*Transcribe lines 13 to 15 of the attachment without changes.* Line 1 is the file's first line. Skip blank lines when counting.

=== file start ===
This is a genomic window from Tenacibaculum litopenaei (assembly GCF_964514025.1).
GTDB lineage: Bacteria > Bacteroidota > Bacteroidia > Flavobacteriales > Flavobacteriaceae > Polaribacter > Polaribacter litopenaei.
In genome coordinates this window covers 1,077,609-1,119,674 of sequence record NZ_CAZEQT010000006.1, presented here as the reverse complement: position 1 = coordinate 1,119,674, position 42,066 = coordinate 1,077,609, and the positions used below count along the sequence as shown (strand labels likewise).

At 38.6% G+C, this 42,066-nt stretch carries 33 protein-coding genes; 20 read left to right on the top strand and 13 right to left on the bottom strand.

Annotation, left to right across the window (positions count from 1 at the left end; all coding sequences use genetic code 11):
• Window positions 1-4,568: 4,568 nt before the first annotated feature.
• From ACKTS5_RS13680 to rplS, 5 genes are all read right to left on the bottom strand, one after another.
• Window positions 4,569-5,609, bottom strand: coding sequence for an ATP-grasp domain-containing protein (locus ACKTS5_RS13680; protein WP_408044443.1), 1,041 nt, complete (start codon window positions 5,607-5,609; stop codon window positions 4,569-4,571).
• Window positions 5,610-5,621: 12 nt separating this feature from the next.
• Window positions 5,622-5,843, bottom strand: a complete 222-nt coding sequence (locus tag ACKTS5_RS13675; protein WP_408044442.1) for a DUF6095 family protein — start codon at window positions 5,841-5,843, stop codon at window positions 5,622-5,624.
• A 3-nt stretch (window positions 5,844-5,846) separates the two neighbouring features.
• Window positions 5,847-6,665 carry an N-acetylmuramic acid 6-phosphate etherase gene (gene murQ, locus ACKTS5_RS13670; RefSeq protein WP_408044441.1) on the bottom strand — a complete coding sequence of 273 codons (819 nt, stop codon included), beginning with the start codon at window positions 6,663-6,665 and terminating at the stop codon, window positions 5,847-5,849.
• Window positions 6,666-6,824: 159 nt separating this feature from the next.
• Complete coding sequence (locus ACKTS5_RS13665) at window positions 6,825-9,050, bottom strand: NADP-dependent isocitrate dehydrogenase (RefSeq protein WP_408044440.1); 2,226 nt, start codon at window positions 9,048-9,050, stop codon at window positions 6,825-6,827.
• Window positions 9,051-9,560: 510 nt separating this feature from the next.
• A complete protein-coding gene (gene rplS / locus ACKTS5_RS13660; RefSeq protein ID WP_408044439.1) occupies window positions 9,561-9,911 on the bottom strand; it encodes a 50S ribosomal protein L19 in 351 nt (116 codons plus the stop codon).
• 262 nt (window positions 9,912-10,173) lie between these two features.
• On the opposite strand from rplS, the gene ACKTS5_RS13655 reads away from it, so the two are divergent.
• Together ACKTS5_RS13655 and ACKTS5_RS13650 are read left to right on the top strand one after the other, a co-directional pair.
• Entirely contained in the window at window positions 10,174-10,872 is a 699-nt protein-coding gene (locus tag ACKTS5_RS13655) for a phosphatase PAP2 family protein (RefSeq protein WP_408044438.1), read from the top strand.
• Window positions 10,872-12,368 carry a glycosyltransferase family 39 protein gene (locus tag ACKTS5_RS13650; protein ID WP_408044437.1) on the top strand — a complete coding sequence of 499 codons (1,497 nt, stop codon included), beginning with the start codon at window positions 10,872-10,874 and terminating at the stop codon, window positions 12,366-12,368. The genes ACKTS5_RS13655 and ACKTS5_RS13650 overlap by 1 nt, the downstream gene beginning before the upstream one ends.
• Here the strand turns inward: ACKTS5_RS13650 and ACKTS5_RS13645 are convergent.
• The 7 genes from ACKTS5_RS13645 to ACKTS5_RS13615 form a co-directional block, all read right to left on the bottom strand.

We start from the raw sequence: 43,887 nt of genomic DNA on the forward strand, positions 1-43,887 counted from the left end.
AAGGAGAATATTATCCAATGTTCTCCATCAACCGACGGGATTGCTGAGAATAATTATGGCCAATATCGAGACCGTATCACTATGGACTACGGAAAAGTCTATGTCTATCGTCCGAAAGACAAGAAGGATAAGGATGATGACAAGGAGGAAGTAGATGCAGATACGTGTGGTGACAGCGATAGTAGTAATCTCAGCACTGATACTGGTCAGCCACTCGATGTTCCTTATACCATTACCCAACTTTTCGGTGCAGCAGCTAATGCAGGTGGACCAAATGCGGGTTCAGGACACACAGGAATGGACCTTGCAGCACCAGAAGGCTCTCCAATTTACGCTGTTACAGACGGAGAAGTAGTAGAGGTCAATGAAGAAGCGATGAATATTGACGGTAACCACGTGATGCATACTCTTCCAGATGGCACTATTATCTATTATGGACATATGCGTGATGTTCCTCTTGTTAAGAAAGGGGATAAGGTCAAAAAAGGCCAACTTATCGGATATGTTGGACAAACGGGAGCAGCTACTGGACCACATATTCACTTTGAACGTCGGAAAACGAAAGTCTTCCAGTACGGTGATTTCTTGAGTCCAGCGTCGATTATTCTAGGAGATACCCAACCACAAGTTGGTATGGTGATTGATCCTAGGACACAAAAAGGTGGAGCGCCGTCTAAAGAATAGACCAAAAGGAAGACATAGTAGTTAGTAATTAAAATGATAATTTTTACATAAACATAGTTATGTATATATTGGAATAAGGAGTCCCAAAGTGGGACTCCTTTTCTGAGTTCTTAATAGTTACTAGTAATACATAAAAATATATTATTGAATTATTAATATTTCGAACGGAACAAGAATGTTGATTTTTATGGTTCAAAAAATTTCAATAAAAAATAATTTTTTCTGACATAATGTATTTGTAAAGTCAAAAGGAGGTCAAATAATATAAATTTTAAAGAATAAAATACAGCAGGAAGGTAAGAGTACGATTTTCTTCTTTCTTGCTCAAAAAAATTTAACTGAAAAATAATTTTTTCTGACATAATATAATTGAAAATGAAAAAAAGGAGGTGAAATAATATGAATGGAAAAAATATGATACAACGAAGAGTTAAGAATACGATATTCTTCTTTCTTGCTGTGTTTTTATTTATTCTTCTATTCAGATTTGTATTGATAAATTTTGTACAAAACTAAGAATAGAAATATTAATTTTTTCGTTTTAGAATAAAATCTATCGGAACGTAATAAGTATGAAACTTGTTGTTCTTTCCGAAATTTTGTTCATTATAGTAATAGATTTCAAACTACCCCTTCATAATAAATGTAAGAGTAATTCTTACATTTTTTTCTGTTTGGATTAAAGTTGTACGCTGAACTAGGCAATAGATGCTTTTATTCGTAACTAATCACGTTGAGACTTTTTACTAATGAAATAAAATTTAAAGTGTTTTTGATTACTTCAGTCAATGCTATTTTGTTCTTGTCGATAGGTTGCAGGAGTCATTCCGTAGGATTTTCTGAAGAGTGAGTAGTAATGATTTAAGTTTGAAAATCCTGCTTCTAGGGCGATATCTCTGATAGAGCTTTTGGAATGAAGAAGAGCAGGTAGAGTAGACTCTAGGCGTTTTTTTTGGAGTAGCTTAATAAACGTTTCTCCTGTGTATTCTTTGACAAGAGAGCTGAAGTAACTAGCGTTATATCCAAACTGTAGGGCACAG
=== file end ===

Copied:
• Window positions 6,666-6,824: 159 nt separating this feature from the next.
• Complete coding sequence (locus ACKTS5_RS13665) at window positions 6,825-9,050, bottom strand: NADP-dependent isocitrate dehydrogenase (RefSeq protein WP_408044440.1); 2,226 nt, start codon at window positions 9,048-9,050, stop codon at window positions 6,825-6,827.
• Window positions 9,051-9,560: 510 nt separating this feature from the next.